According to October’s LANDTHINK Pulse results, an overwhelming 84.5% of respondents believe that owning land adjoining a national forest, park or wildlife refuge is a definite advantage. Owning property adjacent to state or federal land certainly has pros and cons. Advantages would include assurance that the land next door would not be sold to developers, and your view would remain the same as the day you purchased the property. If you’re a hunter, it could mean access to an abundant, managed wildlife population. For these reasons, the value of your property would likely increase, as buyers view these factors as intrinsic value. Some of the disadvantages might include future risk of condemnation, or eminent domain. Additionally, if a property dispute should ever arise, a landowner would be up against a bevy of real estate lawyers and cash. Depending on its use, state or federal land might experience high traffic, by both the park guests and employees.
Last month, the October Pulse asked: In your opinion, is owning land that adjoins a national forest, park or wildlife refuge an advantage or disadvantage? Our informal online survey revealed that 84.5% of our audience believed it was an Advantage, while just 15.6% said they thought owning land that adjoins a national forest, park or wildlife refuge was a Disadvantage.
It was the general consensus of the LANDTHINK audience that owning land adjoining a national forest, park or wildlife refuge is beneficial. The pros outweigh the cons; essentially it would be like owning hundreds of acres in addition to your own land, offering solitude, plenty of wildlife, and unobstructed views.
Here are the final results:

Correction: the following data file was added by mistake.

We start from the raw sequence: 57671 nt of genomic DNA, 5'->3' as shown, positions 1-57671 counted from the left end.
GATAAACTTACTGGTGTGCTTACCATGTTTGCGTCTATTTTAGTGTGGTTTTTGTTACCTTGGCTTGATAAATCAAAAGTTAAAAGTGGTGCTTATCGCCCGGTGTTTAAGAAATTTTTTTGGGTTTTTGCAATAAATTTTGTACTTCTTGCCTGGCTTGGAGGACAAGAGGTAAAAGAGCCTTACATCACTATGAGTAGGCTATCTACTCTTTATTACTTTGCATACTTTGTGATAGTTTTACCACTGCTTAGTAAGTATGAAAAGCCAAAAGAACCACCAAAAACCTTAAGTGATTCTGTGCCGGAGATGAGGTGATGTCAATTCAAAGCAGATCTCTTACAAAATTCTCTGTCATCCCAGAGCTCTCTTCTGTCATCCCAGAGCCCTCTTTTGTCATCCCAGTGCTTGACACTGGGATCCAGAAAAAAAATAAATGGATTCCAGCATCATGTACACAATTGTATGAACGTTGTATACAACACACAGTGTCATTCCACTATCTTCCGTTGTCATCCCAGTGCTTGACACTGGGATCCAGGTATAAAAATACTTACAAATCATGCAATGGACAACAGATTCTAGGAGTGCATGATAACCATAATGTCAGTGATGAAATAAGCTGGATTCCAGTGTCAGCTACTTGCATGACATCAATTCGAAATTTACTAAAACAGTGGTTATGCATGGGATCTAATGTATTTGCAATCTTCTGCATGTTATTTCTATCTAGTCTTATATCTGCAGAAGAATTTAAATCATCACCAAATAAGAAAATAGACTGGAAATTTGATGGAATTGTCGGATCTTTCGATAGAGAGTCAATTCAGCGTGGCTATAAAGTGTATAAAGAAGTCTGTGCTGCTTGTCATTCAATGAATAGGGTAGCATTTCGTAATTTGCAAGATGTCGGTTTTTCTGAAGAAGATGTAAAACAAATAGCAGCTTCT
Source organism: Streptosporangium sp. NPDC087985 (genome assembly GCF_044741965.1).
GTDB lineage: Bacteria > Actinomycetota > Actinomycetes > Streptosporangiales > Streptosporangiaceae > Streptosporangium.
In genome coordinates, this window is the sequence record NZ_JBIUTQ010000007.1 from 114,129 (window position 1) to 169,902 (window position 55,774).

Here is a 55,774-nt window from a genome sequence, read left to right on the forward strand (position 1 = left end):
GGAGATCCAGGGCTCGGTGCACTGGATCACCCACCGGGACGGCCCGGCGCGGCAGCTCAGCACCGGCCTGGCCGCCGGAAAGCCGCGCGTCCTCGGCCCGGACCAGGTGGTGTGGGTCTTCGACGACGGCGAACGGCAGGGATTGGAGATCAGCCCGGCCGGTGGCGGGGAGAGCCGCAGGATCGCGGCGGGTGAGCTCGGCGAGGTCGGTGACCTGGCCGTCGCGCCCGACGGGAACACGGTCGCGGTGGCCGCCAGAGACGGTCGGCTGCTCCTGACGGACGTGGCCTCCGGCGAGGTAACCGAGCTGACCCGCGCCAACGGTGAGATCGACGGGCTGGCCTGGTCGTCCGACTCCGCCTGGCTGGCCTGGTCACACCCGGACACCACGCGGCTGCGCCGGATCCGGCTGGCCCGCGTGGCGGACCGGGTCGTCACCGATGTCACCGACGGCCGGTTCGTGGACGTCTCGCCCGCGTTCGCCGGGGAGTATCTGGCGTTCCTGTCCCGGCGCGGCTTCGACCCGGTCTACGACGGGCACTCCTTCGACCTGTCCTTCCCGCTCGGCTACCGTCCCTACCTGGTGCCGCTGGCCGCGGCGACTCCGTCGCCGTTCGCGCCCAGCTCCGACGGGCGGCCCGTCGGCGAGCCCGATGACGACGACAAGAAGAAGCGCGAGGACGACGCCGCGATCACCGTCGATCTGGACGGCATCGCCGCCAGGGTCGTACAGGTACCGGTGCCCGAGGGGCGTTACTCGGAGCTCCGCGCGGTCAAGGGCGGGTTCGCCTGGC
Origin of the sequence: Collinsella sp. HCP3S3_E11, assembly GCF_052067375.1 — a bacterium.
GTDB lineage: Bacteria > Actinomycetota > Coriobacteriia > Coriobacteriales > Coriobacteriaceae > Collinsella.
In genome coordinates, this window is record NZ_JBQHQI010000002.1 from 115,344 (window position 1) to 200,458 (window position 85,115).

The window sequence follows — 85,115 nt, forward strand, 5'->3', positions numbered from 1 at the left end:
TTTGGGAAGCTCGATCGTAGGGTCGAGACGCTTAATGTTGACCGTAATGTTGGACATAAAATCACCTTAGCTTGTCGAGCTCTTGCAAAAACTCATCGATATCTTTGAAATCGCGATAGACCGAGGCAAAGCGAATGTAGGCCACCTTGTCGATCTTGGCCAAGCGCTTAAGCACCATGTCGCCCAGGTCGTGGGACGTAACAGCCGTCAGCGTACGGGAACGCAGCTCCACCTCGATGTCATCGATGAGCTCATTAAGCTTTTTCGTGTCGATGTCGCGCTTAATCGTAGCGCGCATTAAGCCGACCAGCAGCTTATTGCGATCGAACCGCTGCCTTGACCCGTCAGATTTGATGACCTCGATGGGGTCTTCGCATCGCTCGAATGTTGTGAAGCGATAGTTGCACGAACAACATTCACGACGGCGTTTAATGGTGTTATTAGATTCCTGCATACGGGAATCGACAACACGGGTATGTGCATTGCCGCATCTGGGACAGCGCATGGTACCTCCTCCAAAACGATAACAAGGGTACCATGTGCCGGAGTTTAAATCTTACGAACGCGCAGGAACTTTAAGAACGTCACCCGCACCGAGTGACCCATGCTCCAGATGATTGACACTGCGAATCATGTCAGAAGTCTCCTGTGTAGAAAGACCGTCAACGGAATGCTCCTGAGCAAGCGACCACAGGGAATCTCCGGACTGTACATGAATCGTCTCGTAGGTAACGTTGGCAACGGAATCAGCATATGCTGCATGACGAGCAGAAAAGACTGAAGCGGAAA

- 84.5% said it would be an Advantage to own land that adjoined a national forest, park or wildlife refuge
- 15.6% said it would be a Disadvantage to own land that adjoined a national forest, park or wildlife refuge
Congratulations to Al Jennings, winner of the $50 Amazon gift card after answering the October Pulse question! Al is Principal Broker at Mossy Oak Properties Premier Land Company in Germantown, Tennessee.
Thank you to everyone who participated and shared the Pulse with friends and connections in the land industry.
LANDTHINK is seeking sponsors for the December LANDTHINK Pulse and months thereafter. Sponsorship of the Pulse is an excellent opportunity for land industry businesses and professionals to receive significant exposure by leveraging our entire network of web and social media sites. Pulse sponsorships are offered on a first come first serve basis and are subject to certain limitations. If your business would be interested in sponsoring next month’s December Pulse question, please contact us soon.
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The Enhanced Tax Incentive for Conservation Easements is scheduled to expire on December 31, 2013. Should this federal tax incentive be continued? Tell us what you think! Click here to answer the November Pulse question. All respondents will be automatically entered to win a $50 Amazon gift card!
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